Working from home has become the “new normal” since the reality of the 21-day lockdown to contain the spread of the coronavirus. Some of you may be experiencing the “freedom” of working from home, and not having to sit in traffic to work daily, while others may be experiencing anxiety sparked by no longer working in your team, not having clarity on direction and limited supervision, having to adapt to the challenges of managing technology, staying productive and juggling family and work responsibilities. Staying home to “flatten the curve” presents challenges for all of us practically and psychologically. Coping with being cooped-up with children, families and partners can pose further challenges that require you to be an expert at adaptability and resilience overnight!
Working from home successfully requires self-sufficiency (such as time-management skills, self-discipline and motivation), communication skills, adaptability and technological skills. As a result of the sudden shift from working at UCT to working from home, it is easy to fall into the trap of less discipline – ditching your daily routine, eating junk food, taking "power naps" or tackling those DIY projects that there’s never time for. However, while still being kind to ourselves under these extraordinary circumstances, it can be helpful to put some strategies in place to assist us – here are a few recommendations suggested by experts:
Operate in a business-like manner. Set aside a separate, dedicated workspace, free from distractions, and customise it with the equipment and connectivity you need to be productive;
Limit and manage disruptions and interruptions. Set down clear boundaries for family and friends and establish a routine.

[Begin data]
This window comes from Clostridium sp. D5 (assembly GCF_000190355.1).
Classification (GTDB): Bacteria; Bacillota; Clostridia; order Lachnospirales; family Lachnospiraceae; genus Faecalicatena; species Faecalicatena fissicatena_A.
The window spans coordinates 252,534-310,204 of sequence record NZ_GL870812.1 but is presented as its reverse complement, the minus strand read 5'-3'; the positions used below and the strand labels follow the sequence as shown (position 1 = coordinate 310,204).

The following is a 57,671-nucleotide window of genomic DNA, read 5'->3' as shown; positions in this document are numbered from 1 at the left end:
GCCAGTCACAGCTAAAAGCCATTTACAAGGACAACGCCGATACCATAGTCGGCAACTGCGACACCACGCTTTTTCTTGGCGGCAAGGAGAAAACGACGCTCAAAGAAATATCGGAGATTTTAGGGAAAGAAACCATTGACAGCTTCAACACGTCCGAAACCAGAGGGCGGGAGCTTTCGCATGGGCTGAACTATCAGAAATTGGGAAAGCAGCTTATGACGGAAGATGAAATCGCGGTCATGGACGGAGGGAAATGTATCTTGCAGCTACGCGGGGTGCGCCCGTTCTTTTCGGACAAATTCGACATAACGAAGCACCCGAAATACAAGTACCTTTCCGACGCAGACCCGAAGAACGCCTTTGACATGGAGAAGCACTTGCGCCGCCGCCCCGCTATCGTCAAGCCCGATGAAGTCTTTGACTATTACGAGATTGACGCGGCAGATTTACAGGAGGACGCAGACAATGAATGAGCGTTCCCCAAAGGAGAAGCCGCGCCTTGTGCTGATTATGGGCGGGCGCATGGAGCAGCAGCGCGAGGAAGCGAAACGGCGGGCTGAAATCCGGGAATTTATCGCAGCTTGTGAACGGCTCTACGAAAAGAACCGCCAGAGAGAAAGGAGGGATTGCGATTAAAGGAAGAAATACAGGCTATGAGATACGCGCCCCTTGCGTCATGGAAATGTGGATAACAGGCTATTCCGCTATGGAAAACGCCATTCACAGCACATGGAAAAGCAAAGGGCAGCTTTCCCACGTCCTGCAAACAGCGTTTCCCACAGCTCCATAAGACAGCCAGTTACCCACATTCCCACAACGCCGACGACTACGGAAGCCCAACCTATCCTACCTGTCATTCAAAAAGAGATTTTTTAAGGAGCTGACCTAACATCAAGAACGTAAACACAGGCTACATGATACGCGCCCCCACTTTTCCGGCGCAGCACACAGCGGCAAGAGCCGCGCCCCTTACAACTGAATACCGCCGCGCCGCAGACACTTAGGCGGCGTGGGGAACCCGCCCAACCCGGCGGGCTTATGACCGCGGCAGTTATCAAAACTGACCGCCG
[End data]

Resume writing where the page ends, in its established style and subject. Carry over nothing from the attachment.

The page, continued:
Keep to your daily routine. Get ready for work as you would on a normal day (don’t work in your pajamas!) and don’t be too comfortable and laid back – this will negatively impact your motivation and productivity. Make a to-do list at the beginning of the day, prioritise the tasks you need to accomplish, and plan your time accordingly.
Stay "in the loop". Working from home, it is easy to miss out on the informal exchange of "passage information" and to feel isolated. Keep up the corridor chat and tea-break conversations with colleagues in a virtual way – by phone, online chat or social media – and make the effort for daily check-ins with teams and co-workers using online work platforms or just a WhatsApp group. Technology makes it possible to stay connected as though we were sitting in our office, rather than at home.
Stay professional and be connected. Use Zoom/ WhatsApp or Teams video-conferencing (set reminders to "show up" on time and remember to mute yourself when not talking), and make sure to be reachable and responsive during working hours.
Maintain your physical and emotional health. Diligent workers are at risk for burnout as the boundaries between work and home blur, and employees may also feel the need to "prove" that they are being trustworthy and productive. Set boundaries for when your workday starts and ends.
Stay healthy. Eat well, exercise regularly, keep to your sleeping routine, limit non-work-related screen time and connect with your family and friends, even if via phone, online chat or social media.
And all that being said – there will be days when things don’t go according to plan – so be flexible and adjust your schedules/ planning to meet your plans accordingly.
We value your part in the team that keeps the Science Faculty going and encourage you to stay connected with each other and us about any concerns or ideas you may have.
Herewith a link to a useful article on the UCT website, Lockdown, how to survive working from home, with input from the Psychology department.
Dean of Science